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    Valero, Tesoro Fight California Emissions Law

    Companies argue implementation of the legislation would eliminate jobs.

    SAN ANTONIO -- Two refining companies based here, Valero Energy Corp. and Tesoro Corp., are putting significant funds towards a campaign to suspend a California law designed to reduce greenhouse gas emissions, San Antonio Express reported.

    The law -- California's Global Warming Solutions Act -- would reportedly reduce greenhouse-gas emissions to 1990 levels by 2020, but Valero claims the law is bad policy that will cost California jobs, according to the report. The measure became law in 2006, and its main provisions are slated to take effect Jan. 1, 2012.

    Valero, Tesoro and other opponents hope to get an initiative on California's ballot in November that would put the law's implementation on hold until California's 12.6-percent unemployment level falls to 5.5 percent and there or below that mark for a full year. In efforts to suspend the law, Valero contributed $500,000 and Tesoro gave $375,000 through an organization called the California Jobs Initiative, the report stated.

    Supporters of the initiative to put the law on hold expect a ballot initiative will be certified to appear on California's Nov. 2 ballot.

    "We needed 434,000 signatures and we turned in more than 807,000," Anita Mangels, spokeswoman for the California Jobs Initiative, said in the report.

    California Gov. Arnold Schwarzenegger last month labeled Valero and Tesoro "greedy Texas oil companies that are trying to take out [the law] and roll it back." And at least two advocacy groups, one headed by a former oil executive, are calling for a boycott of Valero and Tesoro stations in the Golden State, according to the report.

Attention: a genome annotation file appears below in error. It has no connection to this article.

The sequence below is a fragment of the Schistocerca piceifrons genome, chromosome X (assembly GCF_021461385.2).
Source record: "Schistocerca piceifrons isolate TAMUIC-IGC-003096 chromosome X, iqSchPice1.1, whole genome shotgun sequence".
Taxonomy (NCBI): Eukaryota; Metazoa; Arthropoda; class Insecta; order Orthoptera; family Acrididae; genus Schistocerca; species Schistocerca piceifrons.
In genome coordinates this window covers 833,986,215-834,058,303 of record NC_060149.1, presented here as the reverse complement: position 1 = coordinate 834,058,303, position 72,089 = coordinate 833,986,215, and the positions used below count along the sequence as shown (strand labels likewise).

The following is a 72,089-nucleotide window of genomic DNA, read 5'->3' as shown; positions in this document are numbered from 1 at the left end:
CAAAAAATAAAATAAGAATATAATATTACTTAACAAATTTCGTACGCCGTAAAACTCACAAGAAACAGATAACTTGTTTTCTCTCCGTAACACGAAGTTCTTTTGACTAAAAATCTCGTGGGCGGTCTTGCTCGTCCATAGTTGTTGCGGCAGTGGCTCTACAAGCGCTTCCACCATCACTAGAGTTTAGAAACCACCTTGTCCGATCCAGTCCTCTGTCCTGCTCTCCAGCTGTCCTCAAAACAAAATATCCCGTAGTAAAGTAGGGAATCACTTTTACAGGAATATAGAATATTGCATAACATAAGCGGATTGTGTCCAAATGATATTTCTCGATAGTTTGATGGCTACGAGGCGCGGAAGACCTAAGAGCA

"The governor has been very unfair to Valero saying that it's a Texas company coming to California -- very unfair," Valero CEO Bill Klesse said in the Express report, noting Valero's contributions to California's economy -- including a $122 million annual payroll in California with two refineries that employ a combined 1,000. It has 600 employees at its retail stations and last year paid $45 million in sales and use taxes.

    "I do believe that this is a bad (law) for our country, for California -- bad for jobs," Klesse added. "It's bad for Valero, too. All we're saying is put it on the ballot and let Californians vote."

    The boycott, meanwhile, has had no effect, he said.

    Meanwhile, opponents of the ballot initiative say the effort to roll back the law "has only one purpose, and that's to enrich oil companies," Rick Jacobs, a former vice president of Occidental Petroleum and the founder of advocacy group Courage Campaign, said in the report.

    Suspending the measure will be bad for business and the economy, "because we all understand that it's not wise to rely more heavily on foreign oil, to extract more oil from the Gulf of Mexico with deep wells and to push against diversifying. That ultimately will be bad for investors," he added, noting holding back the law would hurt the state's growing green jobs sector.

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